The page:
There is a useful guide from the ICC that explains more about categorising cookies and what each category means.

Okay, I’ve categorised my cookies – what now?

Once you’ve categorised your cookies and clearly explained them in your privacy policy, the next thing is to decide on a consent mechanism. This is basically a way of asking the user for their permission to use the cookies and giving them a way of opting-out (turning the cookies off) if they wish to do so.

You have two options here: enabling cookies by default and giving the user a way to opt-out or asking the user’s permission before enabling cookies. The advantage of the first option is that you don’t have to turn off cookies by default as you’re assuming the user will be okay with it – though you still give them an opt-out if they don’t want the cookies to be used. This then means that you won’t automatically lose the statistics you might gain, for example, via analytics.

Once you’ve decided on the approach you want to take, you then need to decide on a consent mechanism to use. This will be the way that you tell the user about the cookies you use and how to consent or opt-out.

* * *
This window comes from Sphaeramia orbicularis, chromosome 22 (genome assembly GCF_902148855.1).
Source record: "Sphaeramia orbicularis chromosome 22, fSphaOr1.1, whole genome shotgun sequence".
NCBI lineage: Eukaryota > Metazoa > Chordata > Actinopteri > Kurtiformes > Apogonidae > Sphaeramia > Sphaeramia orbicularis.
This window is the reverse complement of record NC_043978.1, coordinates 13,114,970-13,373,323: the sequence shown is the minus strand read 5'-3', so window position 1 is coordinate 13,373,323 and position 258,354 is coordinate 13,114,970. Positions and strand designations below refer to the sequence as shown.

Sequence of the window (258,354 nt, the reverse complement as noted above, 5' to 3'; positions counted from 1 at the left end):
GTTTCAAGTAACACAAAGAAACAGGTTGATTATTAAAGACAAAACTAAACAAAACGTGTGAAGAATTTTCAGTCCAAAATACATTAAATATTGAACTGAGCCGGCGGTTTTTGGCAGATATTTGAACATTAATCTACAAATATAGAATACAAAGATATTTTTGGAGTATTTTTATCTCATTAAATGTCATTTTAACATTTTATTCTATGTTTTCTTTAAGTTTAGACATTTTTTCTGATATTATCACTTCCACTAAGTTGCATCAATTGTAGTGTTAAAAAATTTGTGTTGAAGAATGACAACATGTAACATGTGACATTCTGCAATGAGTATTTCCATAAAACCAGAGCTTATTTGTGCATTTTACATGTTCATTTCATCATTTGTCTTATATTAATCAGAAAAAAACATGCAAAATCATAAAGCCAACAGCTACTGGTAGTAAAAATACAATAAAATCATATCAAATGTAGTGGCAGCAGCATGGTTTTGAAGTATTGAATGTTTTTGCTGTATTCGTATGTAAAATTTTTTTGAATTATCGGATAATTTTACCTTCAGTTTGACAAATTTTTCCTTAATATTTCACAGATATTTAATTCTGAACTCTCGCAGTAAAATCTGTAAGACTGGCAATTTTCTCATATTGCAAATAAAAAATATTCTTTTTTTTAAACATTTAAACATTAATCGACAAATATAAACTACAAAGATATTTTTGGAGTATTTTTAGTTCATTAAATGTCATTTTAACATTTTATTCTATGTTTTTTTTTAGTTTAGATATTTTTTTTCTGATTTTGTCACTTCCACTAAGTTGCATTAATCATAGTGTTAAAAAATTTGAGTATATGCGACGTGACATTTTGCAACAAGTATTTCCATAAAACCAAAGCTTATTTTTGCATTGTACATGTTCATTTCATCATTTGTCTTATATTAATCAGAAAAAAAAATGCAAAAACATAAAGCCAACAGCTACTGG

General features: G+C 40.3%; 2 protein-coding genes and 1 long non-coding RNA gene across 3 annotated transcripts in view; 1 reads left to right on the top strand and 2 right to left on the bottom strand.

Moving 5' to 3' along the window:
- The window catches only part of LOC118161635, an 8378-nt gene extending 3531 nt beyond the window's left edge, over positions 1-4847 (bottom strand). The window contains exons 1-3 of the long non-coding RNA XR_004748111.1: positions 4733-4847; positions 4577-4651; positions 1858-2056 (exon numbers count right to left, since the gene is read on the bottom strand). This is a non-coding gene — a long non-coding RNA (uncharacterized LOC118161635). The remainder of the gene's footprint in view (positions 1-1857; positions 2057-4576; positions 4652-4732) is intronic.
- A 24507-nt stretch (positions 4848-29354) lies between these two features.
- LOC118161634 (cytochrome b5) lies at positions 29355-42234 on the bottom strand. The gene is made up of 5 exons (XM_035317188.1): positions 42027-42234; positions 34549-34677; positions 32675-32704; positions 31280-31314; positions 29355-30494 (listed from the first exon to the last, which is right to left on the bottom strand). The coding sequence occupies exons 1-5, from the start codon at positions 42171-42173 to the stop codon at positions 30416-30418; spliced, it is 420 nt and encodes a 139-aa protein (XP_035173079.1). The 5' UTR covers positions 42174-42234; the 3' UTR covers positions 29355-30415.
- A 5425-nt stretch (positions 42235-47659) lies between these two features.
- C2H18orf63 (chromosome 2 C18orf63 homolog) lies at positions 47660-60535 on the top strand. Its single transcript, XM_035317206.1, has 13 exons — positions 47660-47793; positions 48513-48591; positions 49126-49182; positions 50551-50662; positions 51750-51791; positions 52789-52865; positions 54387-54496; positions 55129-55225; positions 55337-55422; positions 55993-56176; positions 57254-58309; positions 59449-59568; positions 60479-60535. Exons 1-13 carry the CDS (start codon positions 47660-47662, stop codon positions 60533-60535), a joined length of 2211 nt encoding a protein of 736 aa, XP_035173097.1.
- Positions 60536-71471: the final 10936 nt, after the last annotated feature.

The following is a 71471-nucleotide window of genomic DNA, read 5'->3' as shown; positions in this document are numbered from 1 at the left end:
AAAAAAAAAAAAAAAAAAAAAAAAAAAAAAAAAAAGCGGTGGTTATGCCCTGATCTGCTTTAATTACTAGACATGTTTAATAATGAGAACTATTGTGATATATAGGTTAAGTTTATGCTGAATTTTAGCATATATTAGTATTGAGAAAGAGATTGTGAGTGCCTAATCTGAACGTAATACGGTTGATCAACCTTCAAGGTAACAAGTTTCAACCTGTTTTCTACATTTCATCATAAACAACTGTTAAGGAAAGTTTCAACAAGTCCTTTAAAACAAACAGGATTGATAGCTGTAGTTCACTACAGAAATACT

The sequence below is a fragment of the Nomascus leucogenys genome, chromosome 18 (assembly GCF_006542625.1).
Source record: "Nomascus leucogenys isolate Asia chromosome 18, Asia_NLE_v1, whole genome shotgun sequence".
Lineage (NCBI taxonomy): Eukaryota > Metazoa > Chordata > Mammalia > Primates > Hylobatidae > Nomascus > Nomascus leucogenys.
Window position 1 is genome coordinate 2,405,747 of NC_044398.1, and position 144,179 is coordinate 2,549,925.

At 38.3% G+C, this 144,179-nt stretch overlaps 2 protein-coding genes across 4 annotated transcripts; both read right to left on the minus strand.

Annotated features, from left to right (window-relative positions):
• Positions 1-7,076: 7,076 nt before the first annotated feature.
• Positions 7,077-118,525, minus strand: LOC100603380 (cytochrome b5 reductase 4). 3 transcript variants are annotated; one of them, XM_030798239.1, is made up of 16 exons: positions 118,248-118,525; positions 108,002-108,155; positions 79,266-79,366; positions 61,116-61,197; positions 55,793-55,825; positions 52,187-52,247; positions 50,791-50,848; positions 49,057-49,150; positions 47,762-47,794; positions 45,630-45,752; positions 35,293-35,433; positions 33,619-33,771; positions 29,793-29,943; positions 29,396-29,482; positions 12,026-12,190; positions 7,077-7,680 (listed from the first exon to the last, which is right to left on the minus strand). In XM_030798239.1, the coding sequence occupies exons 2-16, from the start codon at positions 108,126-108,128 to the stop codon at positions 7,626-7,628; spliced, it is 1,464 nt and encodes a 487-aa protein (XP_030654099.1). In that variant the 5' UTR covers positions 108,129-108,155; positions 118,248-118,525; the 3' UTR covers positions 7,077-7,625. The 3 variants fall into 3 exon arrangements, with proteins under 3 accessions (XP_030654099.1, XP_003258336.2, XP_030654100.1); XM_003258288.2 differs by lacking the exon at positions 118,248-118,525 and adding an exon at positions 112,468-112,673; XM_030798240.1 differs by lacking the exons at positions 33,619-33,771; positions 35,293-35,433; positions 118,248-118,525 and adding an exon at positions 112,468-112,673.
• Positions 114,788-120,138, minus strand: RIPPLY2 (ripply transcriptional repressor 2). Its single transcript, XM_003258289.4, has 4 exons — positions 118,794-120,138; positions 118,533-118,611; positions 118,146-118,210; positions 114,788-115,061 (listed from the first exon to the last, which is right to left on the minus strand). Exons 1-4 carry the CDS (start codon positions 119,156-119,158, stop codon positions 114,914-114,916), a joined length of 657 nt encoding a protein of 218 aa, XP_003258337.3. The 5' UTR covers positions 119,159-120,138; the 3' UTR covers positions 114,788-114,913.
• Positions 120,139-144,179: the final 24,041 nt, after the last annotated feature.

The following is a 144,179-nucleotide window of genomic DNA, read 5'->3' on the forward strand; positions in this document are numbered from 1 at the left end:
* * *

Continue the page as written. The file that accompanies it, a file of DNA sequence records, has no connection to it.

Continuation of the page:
The three most popular types of content mechanism are a notification bar, a modal overlay and a pop-up overlay box.

The first is a bar at the top of the page that overlays the content and gives brief information about the cookies on your website, with a link to more detailed privacy information on the cookies. There is usually a checkbox that the user has to tick to approve cookie use on the website.

The modal overlay follows the same structure; however, it could be described as being a little more intrusive as the idea is to completely overlay the content on the website upon first load.

The pop-up overlay box should follow the same style as the modal overlay, though it is less intrusive as it generally just overlays a certain area of the page (such as a corner).

The idea behind these mechanisms is to be intrusive and disrupt the flow of the website so that they get the user’s attention, but to ensure that you educate the user and try and gain their permission to use the cookies rather than scare them away.

A couple of useful solutions we’ve found for consent mechanisms include: